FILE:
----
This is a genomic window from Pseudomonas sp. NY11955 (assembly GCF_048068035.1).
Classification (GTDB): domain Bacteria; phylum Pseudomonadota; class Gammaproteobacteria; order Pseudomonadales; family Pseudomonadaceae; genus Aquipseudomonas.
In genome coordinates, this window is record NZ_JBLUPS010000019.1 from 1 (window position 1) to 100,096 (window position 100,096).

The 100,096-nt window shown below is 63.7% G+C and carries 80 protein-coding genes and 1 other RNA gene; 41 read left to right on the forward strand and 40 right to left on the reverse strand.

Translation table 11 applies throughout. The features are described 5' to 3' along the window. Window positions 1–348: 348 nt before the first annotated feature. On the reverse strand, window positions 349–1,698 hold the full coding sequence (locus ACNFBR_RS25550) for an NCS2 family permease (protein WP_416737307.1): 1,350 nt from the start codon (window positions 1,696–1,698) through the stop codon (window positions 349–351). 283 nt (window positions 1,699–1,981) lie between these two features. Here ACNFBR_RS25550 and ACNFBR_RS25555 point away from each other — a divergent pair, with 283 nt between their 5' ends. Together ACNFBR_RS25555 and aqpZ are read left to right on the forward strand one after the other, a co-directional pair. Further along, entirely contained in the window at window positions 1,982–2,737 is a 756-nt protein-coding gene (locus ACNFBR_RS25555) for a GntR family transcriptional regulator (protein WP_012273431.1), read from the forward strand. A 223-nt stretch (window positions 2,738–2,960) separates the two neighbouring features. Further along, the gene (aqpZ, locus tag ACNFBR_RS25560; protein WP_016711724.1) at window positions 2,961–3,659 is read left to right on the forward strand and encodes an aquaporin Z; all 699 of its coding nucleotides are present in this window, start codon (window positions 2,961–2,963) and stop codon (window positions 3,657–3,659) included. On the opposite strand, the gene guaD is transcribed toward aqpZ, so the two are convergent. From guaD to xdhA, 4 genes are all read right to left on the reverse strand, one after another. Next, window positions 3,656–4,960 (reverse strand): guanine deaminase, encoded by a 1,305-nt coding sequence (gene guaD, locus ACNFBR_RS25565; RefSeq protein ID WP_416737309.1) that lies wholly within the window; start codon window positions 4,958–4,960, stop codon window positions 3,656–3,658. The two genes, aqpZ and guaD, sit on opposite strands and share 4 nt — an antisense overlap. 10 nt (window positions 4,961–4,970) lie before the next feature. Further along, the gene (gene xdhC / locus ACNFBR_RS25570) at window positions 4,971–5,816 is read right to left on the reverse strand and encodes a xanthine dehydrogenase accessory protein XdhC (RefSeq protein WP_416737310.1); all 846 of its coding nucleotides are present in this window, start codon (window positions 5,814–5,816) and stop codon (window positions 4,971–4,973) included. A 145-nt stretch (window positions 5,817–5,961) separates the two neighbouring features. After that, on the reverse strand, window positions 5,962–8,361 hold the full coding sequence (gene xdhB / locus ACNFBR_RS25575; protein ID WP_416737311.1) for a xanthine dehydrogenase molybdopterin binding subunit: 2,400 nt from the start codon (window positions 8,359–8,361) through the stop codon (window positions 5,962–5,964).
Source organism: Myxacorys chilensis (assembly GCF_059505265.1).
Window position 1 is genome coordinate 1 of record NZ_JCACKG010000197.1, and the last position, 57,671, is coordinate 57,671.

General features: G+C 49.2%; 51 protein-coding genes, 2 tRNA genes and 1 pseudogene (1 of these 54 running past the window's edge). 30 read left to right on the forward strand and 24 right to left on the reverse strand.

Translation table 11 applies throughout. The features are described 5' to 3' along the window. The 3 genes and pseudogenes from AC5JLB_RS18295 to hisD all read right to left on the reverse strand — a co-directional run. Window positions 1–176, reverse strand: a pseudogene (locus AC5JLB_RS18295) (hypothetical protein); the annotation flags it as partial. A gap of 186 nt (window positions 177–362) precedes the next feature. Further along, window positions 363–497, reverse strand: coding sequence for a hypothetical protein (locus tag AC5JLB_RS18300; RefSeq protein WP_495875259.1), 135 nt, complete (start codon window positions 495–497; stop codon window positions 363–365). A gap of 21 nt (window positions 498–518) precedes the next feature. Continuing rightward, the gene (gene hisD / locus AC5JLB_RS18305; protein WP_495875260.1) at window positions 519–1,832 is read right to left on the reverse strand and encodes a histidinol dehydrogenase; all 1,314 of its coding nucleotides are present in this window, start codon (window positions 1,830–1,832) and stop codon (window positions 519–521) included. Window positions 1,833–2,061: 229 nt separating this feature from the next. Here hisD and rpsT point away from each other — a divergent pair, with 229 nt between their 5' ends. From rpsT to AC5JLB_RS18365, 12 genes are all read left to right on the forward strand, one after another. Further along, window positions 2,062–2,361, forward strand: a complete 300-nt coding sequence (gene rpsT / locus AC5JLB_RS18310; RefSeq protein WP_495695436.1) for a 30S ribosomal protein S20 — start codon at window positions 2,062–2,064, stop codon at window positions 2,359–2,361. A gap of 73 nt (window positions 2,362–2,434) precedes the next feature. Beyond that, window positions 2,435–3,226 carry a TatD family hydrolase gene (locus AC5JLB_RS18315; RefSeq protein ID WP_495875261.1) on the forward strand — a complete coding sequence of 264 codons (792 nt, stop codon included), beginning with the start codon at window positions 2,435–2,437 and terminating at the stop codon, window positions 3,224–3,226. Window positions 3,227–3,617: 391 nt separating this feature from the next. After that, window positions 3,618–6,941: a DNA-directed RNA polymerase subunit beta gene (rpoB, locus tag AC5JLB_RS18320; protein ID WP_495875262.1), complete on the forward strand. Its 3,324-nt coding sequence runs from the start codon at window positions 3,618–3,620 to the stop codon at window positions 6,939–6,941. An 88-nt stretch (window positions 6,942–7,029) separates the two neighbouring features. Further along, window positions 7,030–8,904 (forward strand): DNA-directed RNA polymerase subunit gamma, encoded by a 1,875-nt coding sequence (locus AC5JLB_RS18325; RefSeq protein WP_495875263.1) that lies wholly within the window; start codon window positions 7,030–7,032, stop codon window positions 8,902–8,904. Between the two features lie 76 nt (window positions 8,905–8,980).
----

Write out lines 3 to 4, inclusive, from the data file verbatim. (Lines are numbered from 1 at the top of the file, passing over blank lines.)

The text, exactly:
In genome coordinates, this window is record NZ_JBLUPS010000019.1 from 1 (window position 1) to 100,096 (window position 100,096).

The 100,096-nt window shown below is 63.7% G+C and carries 80 protein-coding genes and 1 other RNA gene; 41 read left to right on the forward strand and 40 right to left on the reverse strand.